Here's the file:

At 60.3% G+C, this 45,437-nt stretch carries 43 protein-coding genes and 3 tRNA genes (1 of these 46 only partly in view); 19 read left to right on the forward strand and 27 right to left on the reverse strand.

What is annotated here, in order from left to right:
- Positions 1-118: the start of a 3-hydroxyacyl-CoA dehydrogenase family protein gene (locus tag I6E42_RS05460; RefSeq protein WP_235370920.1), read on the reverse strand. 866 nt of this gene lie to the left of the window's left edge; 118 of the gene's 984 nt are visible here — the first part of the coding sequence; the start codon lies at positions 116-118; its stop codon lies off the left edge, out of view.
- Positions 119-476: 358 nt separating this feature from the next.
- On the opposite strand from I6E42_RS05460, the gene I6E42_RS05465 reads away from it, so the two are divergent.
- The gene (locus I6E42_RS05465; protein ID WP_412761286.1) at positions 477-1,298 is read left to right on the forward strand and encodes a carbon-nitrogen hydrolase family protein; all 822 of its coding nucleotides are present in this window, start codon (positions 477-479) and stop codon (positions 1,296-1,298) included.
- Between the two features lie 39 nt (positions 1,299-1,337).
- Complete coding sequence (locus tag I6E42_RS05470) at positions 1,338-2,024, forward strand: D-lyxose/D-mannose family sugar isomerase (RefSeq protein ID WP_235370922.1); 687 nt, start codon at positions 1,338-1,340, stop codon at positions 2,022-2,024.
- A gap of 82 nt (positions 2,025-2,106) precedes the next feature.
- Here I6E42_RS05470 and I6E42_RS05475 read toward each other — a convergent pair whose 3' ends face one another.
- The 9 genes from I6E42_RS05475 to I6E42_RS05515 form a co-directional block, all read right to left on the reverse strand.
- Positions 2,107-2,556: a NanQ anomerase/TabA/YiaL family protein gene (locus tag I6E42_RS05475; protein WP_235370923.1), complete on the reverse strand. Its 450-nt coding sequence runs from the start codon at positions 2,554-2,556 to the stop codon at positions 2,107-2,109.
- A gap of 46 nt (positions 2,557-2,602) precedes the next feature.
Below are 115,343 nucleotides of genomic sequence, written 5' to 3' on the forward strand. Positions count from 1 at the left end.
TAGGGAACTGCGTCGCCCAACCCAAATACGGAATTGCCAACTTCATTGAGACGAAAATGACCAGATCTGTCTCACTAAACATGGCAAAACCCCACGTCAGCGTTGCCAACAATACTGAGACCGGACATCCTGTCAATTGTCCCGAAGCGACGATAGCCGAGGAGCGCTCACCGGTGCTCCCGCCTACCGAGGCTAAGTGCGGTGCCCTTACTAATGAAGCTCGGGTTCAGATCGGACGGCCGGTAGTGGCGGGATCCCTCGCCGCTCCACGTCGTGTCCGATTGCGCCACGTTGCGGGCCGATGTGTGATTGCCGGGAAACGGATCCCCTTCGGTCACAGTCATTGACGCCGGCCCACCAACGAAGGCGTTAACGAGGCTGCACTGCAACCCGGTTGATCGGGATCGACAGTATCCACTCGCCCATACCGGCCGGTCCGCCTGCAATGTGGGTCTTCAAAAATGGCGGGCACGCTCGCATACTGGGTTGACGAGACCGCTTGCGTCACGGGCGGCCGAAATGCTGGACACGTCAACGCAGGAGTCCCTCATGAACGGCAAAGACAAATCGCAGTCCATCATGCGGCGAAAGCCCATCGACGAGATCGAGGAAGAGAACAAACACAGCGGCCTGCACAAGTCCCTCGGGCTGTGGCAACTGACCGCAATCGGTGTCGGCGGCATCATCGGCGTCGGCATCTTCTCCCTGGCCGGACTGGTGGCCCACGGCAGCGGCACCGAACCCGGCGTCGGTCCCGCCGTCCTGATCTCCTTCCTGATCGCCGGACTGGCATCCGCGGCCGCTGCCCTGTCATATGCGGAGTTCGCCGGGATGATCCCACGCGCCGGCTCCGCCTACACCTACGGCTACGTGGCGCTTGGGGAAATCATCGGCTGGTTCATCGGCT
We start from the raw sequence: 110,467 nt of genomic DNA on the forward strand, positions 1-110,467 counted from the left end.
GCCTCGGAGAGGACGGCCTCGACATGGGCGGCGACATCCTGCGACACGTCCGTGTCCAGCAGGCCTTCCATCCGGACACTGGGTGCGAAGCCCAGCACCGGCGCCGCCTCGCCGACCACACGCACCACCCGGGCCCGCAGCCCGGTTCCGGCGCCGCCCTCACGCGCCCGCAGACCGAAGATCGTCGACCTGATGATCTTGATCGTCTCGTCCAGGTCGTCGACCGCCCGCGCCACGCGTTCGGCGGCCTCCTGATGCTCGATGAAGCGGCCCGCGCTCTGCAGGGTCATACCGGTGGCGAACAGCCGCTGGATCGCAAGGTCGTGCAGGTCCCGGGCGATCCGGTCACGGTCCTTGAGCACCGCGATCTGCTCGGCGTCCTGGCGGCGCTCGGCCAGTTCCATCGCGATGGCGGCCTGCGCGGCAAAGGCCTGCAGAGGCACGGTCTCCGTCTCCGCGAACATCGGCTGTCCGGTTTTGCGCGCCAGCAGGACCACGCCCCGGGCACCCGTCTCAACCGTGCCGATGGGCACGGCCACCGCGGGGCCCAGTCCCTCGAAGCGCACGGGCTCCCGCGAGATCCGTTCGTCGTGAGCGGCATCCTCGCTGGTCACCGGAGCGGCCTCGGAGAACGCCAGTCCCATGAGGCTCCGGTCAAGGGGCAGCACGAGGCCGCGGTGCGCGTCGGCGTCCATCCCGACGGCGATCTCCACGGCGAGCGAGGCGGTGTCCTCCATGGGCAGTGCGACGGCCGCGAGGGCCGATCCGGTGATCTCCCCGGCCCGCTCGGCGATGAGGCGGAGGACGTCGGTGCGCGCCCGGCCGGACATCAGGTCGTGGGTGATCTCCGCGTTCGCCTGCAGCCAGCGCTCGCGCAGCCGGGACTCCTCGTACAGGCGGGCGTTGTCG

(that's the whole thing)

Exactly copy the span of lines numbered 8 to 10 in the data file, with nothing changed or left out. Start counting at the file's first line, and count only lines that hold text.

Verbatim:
- Complete coding sequence (locus tag I6E42_RS05470) at positions 1,338-2,024, forward strand: D-lyxose/D-mannose family sugar isomerase (RefSeq protein ID WP_235370922.1); 687 nt, start codon at positions 1,338-1,340, stop codon at positions 2,022-2,024.
- A gap of 82 nt (positions 2,025-2,106) precedes the next feature.
- Here I6E42_RS05470 and I6E42_RS05475 read toward each other — a convergent pair whose 3' ends face one another.